Jayne Kamin-Oncea-USA TODAY Sports

Jayne Kamin-Oncea-USA TODAY Sports

The 49ers Secondary Has Evolved This Year. Will It Be Enough?

Jan 18, 2022 at 1:20 PM--

In the waning seconds of Week 3, Aaron Rodgers drove a dagger through the 49ers' secondary to secure a comeback win and expose San Francisco's vulnerable backfield. That loss sent the Niners careening towards a 2-4 record after an optimistic start, with opposing quarterbacks averaging a passer rating of nearly 110 during their losing skid.

Even after that rough patch, the 49ers have continued to struggle against elite passers and receivers, like the Bengals victory in which Joe Burrow still hooked up with Tee Higgins and Ja'Marr Chase for a combined 191 yards and two touchdowns. But 49ers defensive coordinator DeMeco Ryans has made savvy adjustments in the backfield, and with players like Emmanuel Moseley getting healthy, they may have a better shot this time around.

The key to the secondary's turnaround lies in the emergence of Ambry Thomas, a 2021 draft pick who sat out his last season at Michigan due to COVID concerns. As a result, he's grown this season in a manner you'd expect from a rookie, emerging from a rocky start to give the Niners much-needed consistency at the outside spot entering the playoffs. Early in the season, he wasn't even able to consistently find a spot on the active roster for games, sinking down on the depth chart below Josh Norman, Dontae "The Barnacle" Johnson, and 5th-round pick Deommodore Lenoir.

Since Week 14, Thomas has been a stalwart in the 49ers' secondary. That first start went about as poorly as it could have, with Thomas drawing multiple penalties, getting beat deep, and getting bailed out of another touchdown throw with a lucky penalty. But his stock has gone nearly straight up since then, culminating in his overtime interception against Matthew Stafford to send the 49ers to the playoffs.

The cumulative impact of Moseley's return and Thomas' emergence has transformed an atrocious secondary into one supporting a top-10 scoring defense. San Francisco carried a strong set of defensive games into Sunday's upset against the Cowboys, in which they held Dak Prescott to a meager 23 completions on 43 attempts and a 69.3 passer rating. With the rising performance of San Francisco's cornerbacks, much of the action turned towards the interior of their secondary. K'Waun Williams found himself targeted on a long touchdown reception, but made amends a few series later with a crucial interception. And Williams is no stranger to big games. Both he and the safety tandem of Jimmie Ward and Jaquiski Tartt played a huge role in providing a tough security net for the dominant 2019 defense, and their veteran presence is vitally important for a team that might be depleted on the defensive line.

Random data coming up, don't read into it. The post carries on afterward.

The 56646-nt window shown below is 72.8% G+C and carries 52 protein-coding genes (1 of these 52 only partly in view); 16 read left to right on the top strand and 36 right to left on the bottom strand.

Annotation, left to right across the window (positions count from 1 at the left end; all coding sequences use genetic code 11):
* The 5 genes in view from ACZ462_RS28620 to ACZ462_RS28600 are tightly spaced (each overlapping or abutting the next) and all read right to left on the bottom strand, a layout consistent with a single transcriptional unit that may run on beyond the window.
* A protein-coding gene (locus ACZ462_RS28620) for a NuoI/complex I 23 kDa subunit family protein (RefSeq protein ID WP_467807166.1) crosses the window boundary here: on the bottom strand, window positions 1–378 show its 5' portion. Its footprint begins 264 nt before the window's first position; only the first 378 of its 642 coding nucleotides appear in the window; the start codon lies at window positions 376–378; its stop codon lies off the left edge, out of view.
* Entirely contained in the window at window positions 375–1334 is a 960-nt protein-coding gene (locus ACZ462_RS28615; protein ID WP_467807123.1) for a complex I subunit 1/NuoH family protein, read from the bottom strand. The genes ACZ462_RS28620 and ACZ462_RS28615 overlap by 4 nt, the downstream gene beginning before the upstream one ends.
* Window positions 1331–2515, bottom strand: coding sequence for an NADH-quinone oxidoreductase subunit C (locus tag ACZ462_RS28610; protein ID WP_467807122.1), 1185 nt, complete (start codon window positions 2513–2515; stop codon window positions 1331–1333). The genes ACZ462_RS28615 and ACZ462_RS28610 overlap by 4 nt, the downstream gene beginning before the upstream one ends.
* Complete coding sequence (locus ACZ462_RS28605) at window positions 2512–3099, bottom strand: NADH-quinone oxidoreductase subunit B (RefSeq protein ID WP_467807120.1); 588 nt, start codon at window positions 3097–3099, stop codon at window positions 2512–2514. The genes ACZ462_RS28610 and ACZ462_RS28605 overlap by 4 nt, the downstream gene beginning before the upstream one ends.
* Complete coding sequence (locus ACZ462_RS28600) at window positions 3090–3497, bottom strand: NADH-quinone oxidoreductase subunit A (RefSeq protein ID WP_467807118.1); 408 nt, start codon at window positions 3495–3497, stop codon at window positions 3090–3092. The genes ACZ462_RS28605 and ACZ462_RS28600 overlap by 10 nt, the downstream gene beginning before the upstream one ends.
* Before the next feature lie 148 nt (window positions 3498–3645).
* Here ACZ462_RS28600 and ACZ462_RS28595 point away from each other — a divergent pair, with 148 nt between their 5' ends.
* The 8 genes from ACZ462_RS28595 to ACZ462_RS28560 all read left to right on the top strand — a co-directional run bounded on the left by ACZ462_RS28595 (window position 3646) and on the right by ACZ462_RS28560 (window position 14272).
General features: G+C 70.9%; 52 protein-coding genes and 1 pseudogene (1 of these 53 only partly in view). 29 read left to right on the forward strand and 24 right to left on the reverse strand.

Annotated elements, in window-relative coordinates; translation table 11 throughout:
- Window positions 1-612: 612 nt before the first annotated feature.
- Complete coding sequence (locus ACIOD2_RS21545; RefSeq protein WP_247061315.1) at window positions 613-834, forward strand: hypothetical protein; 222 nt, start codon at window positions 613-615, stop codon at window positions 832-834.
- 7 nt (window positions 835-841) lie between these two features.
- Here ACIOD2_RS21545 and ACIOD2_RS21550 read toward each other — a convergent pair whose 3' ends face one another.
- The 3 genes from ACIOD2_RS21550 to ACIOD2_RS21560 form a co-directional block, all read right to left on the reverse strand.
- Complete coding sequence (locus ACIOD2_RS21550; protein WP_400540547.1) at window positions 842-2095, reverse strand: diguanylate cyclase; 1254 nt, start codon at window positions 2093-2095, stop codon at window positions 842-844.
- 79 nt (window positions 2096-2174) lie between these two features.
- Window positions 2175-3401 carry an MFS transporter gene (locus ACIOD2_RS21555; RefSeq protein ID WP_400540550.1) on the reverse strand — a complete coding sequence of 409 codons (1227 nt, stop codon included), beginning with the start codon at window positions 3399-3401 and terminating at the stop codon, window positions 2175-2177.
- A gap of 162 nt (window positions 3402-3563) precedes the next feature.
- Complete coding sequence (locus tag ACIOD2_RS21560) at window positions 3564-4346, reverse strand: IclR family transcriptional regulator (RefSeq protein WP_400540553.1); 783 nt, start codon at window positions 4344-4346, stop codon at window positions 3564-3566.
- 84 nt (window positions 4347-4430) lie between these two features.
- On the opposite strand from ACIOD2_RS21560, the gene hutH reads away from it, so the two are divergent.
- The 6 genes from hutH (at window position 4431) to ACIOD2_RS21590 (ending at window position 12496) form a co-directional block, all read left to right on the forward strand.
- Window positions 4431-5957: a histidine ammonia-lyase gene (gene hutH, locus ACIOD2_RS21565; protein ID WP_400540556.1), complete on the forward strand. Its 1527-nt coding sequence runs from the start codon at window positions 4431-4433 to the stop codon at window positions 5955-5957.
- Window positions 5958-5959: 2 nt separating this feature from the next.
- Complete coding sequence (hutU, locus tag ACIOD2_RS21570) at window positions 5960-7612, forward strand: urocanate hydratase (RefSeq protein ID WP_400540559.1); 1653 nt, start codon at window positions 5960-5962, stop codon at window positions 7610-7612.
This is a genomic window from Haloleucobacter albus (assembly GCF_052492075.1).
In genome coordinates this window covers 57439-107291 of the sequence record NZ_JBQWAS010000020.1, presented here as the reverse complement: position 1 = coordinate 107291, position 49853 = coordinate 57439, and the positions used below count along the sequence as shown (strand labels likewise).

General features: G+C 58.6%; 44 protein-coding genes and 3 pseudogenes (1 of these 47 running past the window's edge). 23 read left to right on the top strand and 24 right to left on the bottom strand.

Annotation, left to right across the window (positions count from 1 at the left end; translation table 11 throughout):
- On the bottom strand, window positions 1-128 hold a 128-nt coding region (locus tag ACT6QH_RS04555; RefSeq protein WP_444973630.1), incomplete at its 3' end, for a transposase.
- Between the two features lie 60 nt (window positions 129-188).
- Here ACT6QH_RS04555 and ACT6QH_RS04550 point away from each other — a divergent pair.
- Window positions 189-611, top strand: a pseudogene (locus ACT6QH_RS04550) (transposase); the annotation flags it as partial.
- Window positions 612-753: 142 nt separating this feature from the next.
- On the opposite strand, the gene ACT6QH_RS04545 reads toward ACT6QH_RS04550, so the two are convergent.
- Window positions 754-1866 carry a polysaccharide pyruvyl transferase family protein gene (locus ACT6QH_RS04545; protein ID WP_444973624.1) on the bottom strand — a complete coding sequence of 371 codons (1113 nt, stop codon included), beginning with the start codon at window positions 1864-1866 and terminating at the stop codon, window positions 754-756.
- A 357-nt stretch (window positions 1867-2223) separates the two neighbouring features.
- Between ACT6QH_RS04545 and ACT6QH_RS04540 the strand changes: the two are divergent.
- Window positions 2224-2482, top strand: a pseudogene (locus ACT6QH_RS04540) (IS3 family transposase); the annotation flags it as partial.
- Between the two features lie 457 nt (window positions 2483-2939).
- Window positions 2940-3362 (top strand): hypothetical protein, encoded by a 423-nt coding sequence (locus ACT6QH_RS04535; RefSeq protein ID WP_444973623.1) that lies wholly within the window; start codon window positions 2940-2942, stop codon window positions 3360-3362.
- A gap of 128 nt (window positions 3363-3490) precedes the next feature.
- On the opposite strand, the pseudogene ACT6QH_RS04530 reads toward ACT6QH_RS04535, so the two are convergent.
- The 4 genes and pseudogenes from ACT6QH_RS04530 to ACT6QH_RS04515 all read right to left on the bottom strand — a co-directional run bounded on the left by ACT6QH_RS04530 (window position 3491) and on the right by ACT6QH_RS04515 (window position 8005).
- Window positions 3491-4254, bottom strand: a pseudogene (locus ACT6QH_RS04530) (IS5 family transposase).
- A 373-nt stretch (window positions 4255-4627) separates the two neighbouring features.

With the Packers having shown that they're capable of slicing and dicing San Francisco's defense (Rodgers threw passes for 25, 42, and 47 yards in that Week 3 showdown), a better performance this go-around is undeniably necessary for the Niners to pull off the upset. High-impact plays in the secondary might be critical, but the Niners haven't been a massive turnover threat this year, with only nine interceptions in the regular season. Jimmie Ward's dropped interception in deep coverage against Dallas is an example of the kind of opportunity the Niners need to convert against first-team All-Pro duo Aaron Rodgers and Davante Adams to tip the scales in their favor.

Still, Niners fans can take heart that even when receivers have had big individual games against San Francisco in the past few weeks, DeMeco Ryans' unit has found ways to keep the score manageable. But now they face their biggest test. The 49ers will learn whether Thomas, who held opposing receivers to 24 yards on two catches last week, can be trusted to match up against one of the best wide receivers in the league. But if the secondary can clamp down on the Packers' secondary receiving threats, as well as create a turnover or two, San Francisco might be able to walk out of Lambeau Field with an upset. Defensive line injuries or Aaron Rodgers' right arm might cause it all to come crashing down, and San Francisco's lack of above-average secondary depth might be the death knell that ends their season.
The opinions within this article are those of the writer and, while just as important, are not necessarily those of the site as a whole.

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